After doing one month of WRR, I’m practicing my daily Morning routine and making sure they are same effective behaviors every day. My level of energy, happiness, investment & savings, romance with my spouse have all increased within a month of using Living Your Best Year Ever.
    I am more aware and alert more than ever! No other planner, health supplement or meditations has given me these tangible results so fast! Thank you!

    Love and abundance to all!

  37. Sarah, I agree whole-heartedly with you. Our success is in the Lord’s hands and we will succeed in His purposes for each of us. I appreciate this blog and the encouragement that is shared. Keep your eye on the goal. Stay focused!

  38. Thank you, Darren, for your encouraging message.

    “Opportunities are cloaked in obstacles…” Instead of running our organic farm, my boyfriend and I ended up battling (his) cancer last summer. We had temp jobs with the Census at the time, and had to quit those to attend 22 sessions of radiation, and the farm, even the birth of a very special filly, all went by the wayside.

    He was consumed with the physical and emotional battle of cancer, while I was consumed with filling out one application after another for financial help (no health insurance) and caregiving as he suffered severe side effects. It was one of those scary times in life when it feels like all you can do is react; I admit, I still haven’t completely bounced back, and I wasn’t even the one with cancer.

    This experience has inspired us, though. We are going to get back on our feet financially, and then we are going to start giving back. Now that we know personally what it was like to face a fast-growing cancer without medical insurance, we are determined to make a difference for other people like us. We are young and healthy (usually), and had never been ground through the medical system before. If nothing else, it will be an honor to help someone else navigate it.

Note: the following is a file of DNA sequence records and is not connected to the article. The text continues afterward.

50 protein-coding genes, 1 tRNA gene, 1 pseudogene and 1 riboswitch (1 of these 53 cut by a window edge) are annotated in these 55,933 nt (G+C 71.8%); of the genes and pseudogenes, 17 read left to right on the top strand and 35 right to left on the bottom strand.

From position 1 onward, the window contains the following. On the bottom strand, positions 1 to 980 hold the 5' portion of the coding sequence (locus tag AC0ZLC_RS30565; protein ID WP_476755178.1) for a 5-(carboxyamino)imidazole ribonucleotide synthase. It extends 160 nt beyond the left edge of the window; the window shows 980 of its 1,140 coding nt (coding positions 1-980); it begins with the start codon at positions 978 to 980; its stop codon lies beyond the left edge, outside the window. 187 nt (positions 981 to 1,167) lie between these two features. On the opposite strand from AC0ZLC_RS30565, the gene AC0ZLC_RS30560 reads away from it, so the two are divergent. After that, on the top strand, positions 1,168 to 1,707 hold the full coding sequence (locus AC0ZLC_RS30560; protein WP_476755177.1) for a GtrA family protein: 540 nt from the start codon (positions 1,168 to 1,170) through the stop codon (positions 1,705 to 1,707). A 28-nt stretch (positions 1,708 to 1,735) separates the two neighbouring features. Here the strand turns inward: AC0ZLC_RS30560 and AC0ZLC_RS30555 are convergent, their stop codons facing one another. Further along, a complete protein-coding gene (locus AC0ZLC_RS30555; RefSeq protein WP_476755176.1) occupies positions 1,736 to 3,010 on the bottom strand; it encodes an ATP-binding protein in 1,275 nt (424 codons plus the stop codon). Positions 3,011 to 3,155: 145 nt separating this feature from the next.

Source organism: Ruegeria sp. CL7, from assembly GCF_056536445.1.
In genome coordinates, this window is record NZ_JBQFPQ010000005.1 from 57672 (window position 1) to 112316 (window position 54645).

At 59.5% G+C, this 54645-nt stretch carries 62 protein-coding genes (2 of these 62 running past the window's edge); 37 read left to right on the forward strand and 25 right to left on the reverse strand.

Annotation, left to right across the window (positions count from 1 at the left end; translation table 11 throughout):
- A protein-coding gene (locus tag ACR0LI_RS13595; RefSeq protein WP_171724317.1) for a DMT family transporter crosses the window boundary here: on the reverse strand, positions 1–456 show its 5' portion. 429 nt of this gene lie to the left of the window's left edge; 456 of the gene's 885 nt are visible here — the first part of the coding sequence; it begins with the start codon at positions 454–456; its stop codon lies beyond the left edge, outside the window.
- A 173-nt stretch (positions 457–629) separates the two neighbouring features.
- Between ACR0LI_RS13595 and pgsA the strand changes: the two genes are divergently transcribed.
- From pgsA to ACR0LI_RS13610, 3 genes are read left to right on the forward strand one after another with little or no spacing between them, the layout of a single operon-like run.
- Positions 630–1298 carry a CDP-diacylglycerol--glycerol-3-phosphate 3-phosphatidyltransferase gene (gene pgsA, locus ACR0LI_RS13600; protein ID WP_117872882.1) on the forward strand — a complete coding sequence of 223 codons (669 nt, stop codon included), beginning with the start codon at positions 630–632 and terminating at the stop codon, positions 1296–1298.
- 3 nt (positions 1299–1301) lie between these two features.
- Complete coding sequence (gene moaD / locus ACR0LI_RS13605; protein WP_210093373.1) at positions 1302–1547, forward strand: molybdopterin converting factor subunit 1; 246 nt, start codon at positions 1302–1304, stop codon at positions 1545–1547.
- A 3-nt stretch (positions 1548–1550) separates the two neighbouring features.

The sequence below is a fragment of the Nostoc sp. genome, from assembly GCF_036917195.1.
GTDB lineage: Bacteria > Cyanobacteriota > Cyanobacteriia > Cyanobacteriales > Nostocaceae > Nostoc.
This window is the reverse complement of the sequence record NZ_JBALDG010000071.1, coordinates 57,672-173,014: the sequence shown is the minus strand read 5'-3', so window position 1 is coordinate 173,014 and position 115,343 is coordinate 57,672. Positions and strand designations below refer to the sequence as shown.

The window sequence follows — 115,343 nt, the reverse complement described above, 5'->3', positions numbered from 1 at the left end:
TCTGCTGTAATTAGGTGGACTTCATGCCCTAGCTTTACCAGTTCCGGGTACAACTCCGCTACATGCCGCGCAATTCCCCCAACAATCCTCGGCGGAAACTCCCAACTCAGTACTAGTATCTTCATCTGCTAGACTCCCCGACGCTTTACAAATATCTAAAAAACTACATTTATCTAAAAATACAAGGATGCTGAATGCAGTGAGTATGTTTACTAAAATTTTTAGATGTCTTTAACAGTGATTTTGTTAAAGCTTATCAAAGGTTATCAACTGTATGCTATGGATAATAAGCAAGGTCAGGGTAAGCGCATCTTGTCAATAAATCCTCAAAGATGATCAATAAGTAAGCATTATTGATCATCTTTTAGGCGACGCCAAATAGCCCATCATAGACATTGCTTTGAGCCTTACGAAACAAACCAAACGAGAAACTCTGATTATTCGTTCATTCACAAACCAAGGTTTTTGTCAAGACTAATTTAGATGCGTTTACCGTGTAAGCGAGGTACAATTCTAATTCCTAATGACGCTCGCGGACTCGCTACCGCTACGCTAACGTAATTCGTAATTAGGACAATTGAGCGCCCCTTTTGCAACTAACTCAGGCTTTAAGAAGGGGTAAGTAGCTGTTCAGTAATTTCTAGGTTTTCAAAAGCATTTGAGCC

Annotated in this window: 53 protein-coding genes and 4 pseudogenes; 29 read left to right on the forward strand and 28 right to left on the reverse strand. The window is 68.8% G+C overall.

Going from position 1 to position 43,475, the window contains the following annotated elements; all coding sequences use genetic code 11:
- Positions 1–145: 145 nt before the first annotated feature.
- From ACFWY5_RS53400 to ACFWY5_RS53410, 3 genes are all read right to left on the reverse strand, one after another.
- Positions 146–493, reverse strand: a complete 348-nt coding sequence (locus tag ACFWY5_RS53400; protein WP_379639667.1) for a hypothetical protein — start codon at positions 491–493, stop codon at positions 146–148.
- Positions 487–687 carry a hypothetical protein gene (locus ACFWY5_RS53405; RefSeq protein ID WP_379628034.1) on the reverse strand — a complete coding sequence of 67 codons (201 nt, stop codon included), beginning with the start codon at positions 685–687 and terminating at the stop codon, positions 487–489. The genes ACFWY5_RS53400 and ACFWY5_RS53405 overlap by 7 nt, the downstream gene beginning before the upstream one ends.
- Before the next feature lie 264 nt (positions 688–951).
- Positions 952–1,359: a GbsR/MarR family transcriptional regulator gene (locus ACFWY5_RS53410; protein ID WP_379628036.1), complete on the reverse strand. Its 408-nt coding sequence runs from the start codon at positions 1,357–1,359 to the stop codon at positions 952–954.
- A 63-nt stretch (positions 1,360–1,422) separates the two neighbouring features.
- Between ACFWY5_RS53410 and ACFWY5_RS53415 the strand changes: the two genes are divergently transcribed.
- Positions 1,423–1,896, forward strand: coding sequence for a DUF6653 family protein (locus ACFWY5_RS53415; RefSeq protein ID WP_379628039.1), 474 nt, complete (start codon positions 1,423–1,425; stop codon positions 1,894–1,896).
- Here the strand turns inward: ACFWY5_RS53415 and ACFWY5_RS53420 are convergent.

We filled out and mailed our (we think) last financial hardship application just last week. My boyfriend is thankfully now cancer-free. This experience honed our relationship and gave us an education that will allow us to help others.

  39. This is huge! Failures and adversities and defeats and setbacks are opportunities in disguise! Brings to mind the great Napoleon Hill quote – “Every adversity carries with it the seed of an equivalent benefit.”

    Oh how I wish I had learned this nugget of truth as a younger man. But consider this – I will in fact benefit from this principle even more now because of the fact that I didn’t learn this truth as a younger man. All I can say is thank you for that adversity.

    How cool is that?

    Thanks Darren.

  40. Kudos! As always, great nuggets of gold! Having recently endured some setbacks, one of my really good friends (a real friend is one that tells you what you need to hear and not what you want to hear) said the following to me….”Quit feeling sorry for yourself. Others have gone through the same trials you are enduring…and worse…and not only survived but thrived!”

    Wow! That wasn’t what I was expecting – but it was exactly what I needed to hear at that moment. He then went on to say…”and since you are a Christian, make sure that your response is one that will glorify God in the process.”

    Words well spoken!

    Carpe diem!


  41. Darren,

    Thanks for this series. It has helped me to refocus, especially Part 3. Today’s Part 4 helps even more as far as setting harder goals for myself.